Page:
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Report indicates that US shale may have peaked

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A new report from Enverus subsidiary Enverus Intelligence Research (EIR) has concluded that the US shale industry will find it more difficult to grow production in future due to steepening decline curves over time.

The report’s author, EIR Managing Director Dane Gregoris, said the trend in growing production has calmed down in recent years after operators’ managed to double the average well’s production over the previous 10 years. He added:

“In addition, we’ve observed that declines curves, meaning the rate at which production falls over time, are getting steeper as well density increases. Summed up, the industry’s treadmill is speeding up and this will make production growth more difficult than it was in the past.”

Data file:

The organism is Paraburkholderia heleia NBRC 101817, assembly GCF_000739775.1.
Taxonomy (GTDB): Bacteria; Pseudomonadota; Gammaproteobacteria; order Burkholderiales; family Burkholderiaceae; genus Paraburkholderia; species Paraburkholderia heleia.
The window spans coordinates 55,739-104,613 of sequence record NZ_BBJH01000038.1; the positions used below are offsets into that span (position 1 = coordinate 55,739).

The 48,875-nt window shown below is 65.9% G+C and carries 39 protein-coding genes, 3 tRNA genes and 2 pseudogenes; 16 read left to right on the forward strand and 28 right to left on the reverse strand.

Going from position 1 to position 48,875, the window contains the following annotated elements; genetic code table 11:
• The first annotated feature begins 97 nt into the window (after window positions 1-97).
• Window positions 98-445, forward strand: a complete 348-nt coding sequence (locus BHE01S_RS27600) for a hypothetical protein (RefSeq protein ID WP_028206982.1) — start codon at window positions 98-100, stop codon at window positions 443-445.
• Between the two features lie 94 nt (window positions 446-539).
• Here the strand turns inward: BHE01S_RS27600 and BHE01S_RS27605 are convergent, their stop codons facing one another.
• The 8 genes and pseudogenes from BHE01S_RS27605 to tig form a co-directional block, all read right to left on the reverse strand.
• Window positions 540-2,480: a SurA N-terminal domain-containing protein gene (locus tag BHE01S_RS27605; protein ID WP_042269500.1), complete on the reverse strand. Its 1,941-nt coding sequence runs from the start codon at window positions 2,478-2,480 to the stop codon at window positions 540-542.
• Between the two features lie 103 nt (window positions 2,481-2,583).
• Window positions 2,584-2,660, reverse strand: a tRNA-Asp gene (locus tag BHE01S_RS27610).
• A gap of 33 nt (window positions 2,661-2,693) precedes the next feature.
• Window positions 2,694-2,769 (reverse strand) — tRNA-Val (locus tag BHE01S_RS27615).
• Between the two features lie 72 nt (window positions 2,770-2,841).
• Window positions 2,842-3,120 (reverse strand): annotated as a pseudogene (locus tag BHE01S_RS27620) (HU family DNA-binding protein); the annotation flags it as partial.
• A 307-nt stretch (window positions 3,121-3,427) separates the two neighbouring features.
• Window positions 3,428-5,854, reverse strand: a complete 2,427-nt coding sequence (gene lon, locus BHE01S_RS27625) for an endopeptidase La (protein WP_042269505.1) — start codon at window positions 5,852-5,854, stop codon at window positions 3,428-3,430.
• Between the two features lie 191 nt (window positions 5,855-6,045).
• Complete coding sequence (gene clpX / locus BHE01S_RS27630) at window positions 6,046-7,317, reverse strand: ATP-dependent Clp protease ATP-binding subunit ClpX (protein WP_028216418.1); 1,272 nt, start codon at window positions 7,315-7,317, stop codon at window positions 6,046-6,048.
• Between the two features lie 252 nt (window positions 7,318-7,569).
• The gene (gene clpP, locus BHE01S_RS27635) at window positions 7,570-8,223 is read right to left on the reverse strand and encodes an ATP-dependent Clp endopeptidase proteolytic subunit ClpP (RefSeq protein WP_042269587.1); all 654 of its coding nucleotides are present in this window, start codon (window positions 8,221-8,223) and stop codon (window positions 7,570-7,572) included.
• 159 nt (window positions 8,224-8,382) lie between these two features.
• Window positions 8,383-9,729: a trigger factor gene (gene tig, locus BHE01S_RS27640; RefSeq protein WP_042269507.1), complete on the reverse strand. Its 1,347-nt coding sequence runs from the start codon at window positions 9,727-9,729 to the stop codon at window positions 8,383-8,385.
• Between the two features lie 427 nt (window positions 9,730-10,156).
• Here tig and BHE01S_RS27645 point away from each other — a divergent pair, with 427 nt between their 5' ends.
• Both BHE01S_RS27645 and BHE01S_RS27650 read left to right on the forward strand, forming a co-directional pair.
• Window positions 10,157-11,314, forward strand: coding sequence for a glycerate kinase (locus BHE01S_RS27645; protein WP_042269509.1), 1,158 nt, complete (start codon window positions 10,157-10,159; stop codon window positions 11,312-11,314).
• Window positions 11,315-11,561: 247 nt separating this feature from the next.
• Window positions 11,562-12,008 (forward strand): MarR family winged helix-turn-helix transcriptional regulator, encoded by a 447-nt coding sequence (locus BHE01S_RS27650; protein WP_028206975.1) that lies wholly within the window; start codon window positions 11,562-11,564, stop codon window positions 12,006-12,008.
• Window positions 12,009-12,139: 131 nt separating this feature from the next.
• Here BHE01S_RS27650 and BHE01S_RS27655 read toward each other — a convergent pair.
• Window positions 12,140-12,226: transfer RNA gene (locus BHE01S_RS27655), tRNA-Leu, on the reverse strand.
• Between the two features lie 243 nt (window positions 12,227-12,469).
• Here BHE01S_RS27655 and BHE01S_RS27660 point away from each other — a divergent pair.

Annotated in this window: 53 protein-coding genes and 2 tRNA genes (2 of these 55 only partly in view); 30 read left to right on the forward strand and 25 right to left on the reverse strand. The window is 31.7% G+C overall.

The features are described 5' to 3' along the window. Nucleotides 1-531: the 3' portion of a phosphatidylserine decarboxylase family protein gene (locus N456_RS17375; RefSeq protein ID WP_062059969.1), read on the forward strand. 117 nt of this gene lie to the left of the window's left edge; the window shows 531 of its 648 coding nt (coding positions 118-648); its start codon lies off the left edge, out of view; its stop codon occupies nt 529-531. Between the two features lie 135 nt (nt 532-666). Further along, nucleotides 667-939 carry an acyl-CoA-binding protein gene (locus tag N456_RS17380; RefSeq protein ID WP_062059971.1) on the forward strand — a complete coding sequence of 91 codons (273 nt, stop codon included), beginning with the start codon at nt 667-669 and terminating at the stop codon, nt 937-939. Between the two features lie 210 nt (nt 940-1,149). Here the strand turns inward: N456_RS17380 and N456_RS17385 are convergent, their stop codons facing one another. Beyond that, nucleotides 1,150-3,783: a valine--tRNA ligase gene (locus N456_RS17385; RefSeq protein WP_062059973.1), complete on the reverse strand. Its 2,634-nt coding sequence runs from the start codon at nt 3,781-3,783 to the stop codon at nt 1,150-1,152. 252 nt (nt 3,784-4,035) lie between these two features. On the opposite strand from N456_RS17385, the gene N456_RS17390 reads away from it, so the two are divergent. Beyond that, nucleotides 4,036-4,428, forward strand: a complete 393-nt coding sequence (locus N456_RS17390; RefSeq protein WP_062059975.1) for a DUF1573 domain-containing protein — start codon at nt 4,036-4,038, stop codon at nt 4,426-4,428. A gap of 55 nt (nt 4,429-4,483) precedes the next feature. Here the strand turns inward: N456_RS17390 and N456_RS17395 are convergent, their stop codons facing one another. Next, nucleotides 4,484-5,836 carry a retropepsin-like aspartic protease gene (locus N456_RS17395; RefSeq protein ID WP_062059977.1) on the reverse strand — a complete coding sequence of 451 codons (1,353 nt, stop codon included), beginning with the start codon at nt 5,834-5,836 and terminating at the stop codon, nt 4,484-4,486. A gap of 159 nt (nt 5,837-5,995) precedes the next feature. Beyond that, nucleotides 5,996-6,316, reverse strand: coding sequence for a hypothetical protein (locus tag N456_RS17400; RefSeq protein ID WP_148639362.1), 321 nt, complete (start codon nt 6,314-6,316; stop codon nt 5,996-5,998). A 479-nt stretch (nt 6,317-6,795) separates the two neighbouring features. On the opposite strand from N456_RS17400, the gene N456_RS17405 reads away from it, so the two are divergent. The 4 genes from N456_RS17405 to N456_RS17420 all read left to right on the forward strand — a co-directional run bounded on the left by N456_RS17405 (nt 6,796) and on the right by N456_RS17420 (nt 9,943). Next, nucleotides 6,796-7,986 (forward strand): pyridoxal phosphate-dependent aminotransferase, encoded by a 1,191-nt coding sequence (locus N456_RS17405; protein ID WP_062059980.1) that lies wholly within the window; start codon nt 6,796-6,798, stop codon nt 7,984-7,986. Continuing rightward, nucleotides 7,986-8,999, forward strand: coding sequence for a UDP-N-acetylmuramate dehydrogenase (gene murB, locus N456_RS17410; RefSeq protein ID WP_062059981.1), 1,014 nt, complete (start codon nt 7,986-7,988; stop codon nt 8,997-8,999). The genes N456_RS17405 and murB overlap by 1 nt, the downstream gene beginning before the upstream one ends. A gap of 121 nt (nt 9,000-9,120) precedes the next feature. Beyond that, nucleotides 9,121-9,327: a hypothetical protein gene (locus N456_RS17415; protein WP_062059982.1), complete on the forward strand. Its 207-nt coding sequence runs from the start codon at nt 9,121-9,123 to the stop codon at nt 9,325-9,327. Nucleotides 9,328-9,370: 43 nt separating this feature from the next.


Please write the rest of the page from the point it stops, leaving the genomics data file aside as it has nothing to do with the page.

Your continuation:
The report points out that the rate at which production declines, known as the production decline curves, have steepened by more than 0.5% in every year since 2010. As well density increases, EIR expects these curves to continue steepening, and it says this could increase the breakeven price for operators.

This is of course not the first time that analysts have predicted the decline of the US shale industry, only for new technologies to trigger a resurgence. Darren Woods, the boss of oil and lubricant company Exxon Mobil, recently talked about promising new technologies for getting more of the oil out of shale wells. Currently the company only manages to extract about 10% of the resources in its shale assets, though he said this could be doubled over five years with the new technologies.

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